Travel/Sports, Weekend Traveler

On to Oregon, Part 2: Bend

Serene Mirror Lake in Drake Park

Picturesquely situated in central Oregon’s high desert country — east of the Cascades near Mt. Bachelor and not far from the Three Sisters Mountains — the town of Bend is “San Diego North”: lots of sunshine but cooler nights.

Over a century ago, pioneers made the declaration “Farewell Bend” when leaving the locality and its meandering Deschutes River. In 1905, the town was officially named Bend. It became the center for logging, timber mills, and tourism.

Today, Bend is a hotbed of artisan breweries and delicious local cuisine. We stayed downtown and were able to walk everywhere including the Old Mill District and Drake Park.


The Oxford Hotel (541-382-8436, is Bend’s hip boutique hotel — green, sustainable, and in a great location. In the midst of historic downtown, stay in one of 59 spacious suites in earth-tone colors and with sleek modern furniture — including recycled glass vanities shaped to resemble a river. Kitchens vary in size, but all have fresh coffee for the French Press. A workstation is equipped with a variety of electrical accoutrements.

Hip green Oxford Hotel (Photo: Bo Links)

The hotel is serious about the environment: sustainable building materials, 100 percent renewable energy, all-natural bedding (including a pillow menu), and organic Dani toiletries. For an e-car, the hotel has both charging stations and electric vehicle chargers.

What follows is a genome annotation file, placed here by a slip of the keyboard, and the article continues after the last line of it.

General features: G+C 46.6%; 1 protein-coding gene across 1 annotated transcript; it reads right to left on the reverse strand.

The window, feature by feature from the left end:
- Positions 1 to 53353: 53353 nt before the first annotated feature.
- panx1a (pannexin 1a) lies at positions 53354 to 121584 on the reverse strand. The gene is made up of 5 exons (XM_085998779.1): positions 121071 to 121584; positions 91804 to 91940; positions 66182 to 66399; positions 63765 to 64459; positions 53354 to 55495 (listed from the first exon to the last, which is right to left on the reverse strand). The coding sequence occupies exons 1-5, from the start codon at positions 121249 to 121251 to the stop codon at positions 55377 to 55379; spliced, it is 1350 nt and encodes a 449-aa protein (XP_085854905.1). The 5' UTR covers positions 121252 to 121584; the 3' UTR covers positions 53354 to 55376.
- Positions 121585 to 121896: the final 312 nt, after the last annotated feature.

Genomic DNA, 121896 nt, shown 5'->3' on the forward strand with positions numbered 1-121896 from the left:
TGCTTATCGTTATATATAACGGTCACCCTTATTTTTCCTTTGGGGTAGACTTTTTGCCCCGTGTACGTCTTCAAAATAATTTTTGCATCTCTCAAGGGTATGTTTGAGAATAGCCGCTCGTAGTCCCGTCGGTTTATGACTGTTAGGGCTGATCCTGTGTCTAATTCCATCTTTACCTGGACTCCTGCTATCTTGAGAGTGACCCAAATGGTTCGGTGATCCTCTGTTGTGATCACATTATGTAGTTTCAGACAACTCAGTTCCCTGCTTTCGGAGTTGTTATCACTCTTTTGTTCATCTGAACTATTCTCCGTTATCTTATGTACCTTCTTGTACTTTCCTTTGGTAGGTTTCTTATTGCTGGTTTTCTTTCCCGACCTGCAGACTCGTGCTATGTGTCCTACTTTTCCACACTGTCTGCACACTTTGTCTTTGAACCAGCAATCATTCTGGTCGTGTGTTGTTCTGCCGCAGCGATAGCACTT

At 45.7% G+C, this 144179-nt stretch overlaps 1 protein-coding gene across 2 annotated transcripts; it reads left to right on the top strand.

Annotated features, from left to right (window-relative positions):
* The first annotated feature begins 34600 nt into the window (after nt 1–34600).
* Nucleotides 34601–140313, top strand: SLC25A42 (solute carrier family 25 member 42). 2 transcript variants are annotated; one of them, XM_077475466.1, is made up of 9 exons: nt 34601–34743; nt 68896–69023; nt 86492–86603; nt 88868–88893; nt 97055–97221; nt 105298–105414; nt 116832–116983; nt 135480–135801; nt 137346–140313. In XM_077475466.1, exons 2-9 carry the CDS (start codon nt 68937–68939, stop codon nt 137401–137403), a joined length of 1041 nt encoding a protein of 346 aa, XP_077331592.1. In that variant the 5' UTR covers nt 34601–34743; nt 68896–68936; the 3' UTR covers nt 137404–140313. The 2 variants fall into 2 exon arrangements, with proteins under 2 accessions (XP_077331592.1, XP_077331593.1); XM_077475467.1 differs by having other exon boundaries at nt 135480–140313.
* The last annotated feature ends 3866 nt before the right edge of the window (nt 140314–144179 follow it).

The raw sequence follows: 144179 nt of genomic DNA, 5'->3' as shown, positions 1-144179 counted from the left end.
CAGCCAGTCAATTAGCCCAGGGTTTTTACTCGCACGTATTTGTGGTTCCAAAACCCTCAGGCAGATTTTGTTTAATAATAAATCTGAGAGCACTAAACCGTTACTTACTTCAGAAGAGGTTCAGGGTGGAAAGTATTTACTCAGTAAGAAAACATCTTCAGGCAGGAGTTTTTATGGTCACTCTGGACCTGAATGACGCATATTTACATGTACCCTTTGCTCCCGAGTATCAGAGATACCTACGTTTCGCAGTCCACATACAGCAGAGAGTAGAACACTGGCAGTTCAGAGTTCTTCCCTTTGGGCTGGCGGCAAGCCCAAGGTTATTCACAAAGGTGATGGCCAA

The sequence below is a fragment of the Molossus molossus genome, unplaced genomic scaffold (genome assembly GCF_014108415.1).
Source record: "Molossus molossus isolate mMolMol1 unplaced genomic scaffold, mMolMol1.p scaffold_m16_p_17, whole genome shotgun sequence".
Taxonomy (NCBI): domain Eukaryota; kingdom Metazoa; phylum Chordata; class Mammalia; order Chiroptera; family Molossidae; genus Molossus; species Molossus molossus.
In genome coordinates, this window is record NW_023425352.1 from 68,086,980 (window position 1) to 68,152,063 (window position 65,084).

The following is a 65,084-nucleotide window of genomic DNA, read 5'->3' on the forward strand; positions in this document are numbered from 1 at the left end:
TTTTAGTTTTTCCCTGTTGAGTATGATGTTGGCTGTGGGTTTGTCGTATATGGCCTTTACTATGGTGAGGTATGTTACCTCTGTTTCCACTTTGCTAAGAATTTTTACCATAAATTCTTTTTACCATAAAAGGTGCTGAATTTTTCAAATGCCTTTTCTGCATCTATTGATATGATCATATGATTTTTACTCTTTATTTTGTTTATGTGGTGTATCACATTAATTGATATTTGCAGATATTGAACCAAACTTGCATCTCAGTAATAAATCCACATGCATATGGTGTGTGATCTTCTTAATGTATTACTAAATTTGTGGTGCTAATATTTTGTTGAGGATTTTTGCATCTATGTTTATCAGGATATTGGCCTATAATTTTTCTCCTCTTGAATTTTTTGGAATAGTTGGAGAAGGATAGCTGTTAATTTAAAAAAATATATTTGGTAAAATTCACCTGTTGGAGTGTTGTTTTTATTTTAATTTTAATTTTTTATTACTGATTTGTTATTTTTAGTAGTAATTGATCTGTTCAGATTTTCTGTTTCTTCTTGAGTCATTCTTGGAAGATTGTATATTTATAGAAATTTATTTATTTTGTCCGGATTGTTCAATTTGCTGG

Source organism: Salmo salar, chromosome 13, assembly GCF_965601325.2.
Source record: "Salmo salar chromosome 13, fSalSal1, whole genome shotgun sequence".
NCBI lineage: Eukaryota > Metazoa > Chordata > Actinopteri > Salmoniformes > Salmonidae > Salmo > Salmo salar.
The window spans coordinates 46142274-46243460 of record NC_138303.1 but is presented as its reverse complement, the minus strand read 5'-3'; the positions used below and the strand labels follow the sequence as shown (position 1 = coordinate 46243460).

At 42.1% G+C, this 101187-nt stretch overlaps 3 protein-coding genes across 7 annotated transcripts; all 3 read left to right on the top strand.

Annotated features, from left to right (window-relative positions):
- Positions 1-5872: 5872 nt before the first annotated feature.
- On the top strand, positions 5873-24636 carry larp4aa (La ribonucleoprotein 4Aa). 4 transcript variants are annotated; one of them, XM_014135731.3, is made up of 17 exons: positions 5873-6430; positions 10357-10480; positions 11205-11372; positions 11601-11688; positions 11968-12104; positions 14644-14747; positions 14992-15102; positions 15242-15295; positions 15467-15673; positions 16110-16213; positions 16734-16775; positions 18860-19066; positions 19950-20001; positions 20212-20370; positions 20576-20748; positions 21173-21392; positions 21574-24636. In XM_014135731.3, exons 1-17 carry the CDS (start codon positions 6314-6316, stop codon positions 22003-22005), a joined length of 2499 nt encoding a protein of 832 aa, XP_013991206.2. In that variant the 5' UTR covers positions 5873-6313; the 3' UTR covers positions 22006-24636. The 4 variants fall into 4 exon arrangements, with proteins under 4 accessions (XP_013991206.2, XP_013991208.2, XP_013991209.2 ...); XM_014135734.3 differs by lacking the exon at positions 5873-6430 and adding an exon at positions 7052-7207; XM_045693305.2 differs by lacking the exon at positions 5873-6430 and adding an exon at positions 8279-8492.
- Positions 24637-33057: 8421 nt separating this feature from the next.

Bend is a clean, easy city to navigate. Downtown, buildings date from the early 1900s, and previously housed furniture, music, hardware, and other retail stores. Now find restaurants, wine-tasting venues, breweries, art galleries, boutiques, and bakeries. The farmers’ market sets up by the river on Wednesdays from June to October (

On the edge of downtown, Drake Park and Mirror Pond (541-389-7252, are verdant respites. The park was named for a frontier developer, and the pond is actually part of the Deschutes River, which flows extremely gently at this point so the surface is still and reflective.

The Old Mill District (541-312-0131, provides a glimpse into life at the height of the timber business dating from 1916. While there, indulge your craving for shopping (think clothing, kitchenware, even fly fishing) and food and wine in an upscale setting. Set next to the Deschutes River, the area is a magnet for people watching.